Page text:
The Berrys: Hitting Wall After Wall
Will and Jodi Berry of Sumrall are not unlike other parents when it comes to their worries and hopes for their children. But the couple has an extra burden to bear regarding their younger son Nathan because of the struggles he has faced in school.
“He has had to go through so many hardships in his short 10 years,” said Jodi, “and I worry so much about him.”
The Berrys recognized early on the differences in their sons Nathan and Ethan when it came to learning. The boys were enrolled in their district school where Ethan was thriving, but they were troubled by Nathan’s lack of progress.
“He didn’t learn as quickly as Ethan,” said Jodi. “We knew something wasn’t right, but we didn’t know what it was.”
Ethan’s teacher urged the couple to allow him to repeat kindergarten because he was not where he needed to be in order to advance to first grade.
“It was during his second year of kindergarten that we decided to get him tested,” said Jodi.
The couple took their son to the Connections Clinic in Hattiesburg – a regional resource center providing medical, educational, speech-language, and dyslexia evaluation services for children and teenagers.
“They tested him for everything,” Jodi explained. “They were looking for ADHD, speech-language disorders, dyslexia, and we even tested his IQ which showed that he was extremely bright.”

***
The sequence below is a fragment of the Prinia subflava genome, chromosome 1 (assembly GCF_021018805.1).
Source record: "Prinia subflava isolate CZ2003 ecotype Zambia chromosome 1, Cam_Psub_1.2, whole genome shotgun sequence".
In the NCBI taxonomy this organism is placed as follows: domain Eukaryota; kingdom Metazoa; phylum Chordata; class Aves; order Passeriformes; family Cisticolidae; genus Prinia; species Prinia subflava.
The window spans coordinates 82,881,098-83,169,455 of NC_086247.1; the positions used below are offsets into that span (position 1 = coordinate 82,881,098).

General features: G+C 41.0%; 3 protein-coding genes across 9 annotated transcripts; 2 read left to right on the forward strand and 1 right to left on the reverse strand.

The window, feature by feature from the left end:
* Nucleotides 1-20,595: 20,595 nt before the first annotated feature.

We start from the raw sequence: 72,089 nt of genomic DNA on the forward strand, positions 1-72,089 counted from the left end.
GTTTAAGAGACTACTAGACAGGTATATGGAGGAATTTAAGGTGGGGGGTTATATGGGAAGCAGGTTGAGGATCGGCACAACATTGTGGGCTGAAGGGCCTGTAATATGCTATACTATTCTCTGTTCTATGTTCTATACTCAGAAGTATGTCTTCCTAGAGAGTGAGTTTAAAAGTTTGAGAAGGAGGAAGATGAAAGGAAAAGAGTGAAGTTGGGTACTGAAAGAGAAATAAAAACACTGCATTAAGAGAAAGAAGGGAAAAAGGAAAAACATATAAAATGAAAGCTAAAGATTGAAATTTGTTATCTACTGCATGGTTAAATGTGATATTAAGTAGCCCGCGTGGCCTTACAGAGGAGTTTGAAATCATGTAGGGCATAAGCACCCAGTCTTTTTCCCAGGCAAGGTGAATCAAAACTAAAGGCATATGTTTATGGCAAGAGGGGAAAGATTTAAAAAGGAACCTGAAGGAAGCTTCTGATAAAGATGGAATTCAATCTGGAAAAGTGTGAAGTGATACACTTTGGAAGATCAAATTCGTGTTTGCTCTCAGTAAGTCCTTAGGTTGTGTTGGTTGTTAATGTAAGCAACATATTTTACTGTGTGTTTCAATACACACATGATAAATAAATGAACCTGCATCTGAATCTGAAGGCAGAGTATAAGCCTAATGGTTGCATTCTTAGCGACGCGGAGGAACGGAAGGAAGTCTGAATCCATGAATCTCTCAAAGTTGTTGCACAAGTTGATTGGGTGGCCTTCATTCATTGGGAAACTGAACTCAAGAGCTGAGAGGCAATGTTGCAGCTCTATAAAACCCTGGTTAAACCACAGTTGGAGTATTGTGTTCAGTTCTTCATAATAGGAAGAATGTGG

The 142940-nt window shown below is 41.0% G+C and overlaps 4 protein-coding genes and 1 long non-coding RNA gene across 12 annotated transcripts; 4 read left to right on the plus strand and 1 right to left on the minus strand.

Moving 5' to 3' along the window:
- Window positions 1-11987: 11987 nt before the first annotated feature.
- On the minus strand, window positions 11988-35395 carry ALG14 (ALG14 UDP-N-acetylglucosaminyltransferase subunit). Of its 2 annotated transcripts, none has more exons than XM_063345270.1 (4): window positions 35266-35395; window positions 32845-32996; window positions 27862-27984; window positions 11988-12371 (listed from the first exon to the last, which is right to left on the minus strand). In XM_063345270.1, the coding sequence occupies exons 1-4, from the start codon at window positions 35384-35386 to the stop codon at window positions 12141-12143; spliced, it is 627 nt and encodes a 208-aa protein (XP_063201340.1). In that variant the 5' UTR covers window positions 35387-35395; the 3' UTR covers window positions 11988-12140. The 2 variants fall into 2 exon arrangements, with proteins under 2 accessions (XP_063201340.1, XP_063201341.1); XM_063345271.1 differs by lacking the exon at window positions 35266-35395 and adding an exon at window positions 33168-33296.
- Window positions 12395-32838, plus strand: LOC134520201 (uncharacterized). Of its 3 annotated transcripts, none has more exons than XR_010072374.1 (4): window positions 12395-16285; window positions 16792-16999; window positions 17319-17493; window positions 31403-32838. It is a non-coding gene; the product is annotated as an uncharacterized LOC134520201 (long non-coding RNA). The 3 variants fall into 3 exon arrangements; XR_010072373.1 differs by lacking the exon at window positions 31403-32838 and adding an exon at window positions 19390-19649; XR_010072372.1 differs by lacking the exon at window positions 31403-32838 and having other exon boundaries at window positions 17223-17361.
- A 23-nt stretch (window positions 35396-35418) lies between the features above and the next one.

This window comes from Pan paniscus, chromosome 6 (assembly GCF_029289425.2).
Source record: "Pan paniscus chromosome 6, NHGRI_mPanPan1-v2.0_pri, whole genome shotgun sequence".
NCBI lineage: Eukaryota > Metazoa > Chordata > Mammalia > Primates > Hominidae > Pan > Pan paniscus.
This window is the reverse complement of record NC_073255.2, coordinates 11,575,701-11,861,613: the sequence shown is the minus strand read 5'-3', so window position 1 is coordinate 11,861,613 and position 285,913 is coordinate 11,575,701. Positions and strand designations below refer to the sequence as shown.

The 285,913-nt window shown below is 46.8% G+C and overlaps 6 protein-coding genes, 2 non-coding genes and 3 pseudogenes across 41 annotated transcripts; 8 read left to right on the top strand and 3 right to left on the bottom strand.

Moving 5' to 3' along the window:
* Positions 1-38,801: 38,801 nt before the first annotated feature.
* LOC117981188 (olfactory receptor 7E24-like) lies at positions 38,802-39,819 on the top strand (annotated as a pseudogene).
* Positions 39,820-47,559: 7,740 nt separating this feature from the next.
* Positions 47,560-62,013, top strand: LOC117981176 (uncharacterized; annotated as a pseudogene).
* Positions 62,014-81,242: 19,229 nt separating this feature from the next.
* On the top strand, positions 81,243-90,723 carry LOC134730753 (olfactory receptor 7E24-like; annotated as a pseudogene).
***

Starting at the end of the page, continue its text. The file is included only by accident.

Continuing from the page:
Nathan underwent an additional round of testing before receiving a dyslexia diagnosis.
“The whole process took us about five months to complete,” said Jodi, “and once we received the diagnosis, we were told by the school that there was nothing they offered for kids like Nathan with dyslexia.”
Jodi requested accommodations for her son, but Nathan began his first grade year with none. When Nathan was given accommodations, there was no written plan given to the Berrys notifying them of what his accommodations would look like.
“He was given the standard extra time on tests and pulled out of class for extra help,” said Jodi. “He was at an excellent school, and we are very thankful for them but that was just not the best place for Nathan.”
By the end of his first grade year, Nathan had an Individualized Education Program (IEP) in place. An IEP is a written plan that is developed for each public school child who is eligible for special education services.The IEP is created through a team effort and reviewed at least once a year.
Nathan advanced to the second grade where he struggled.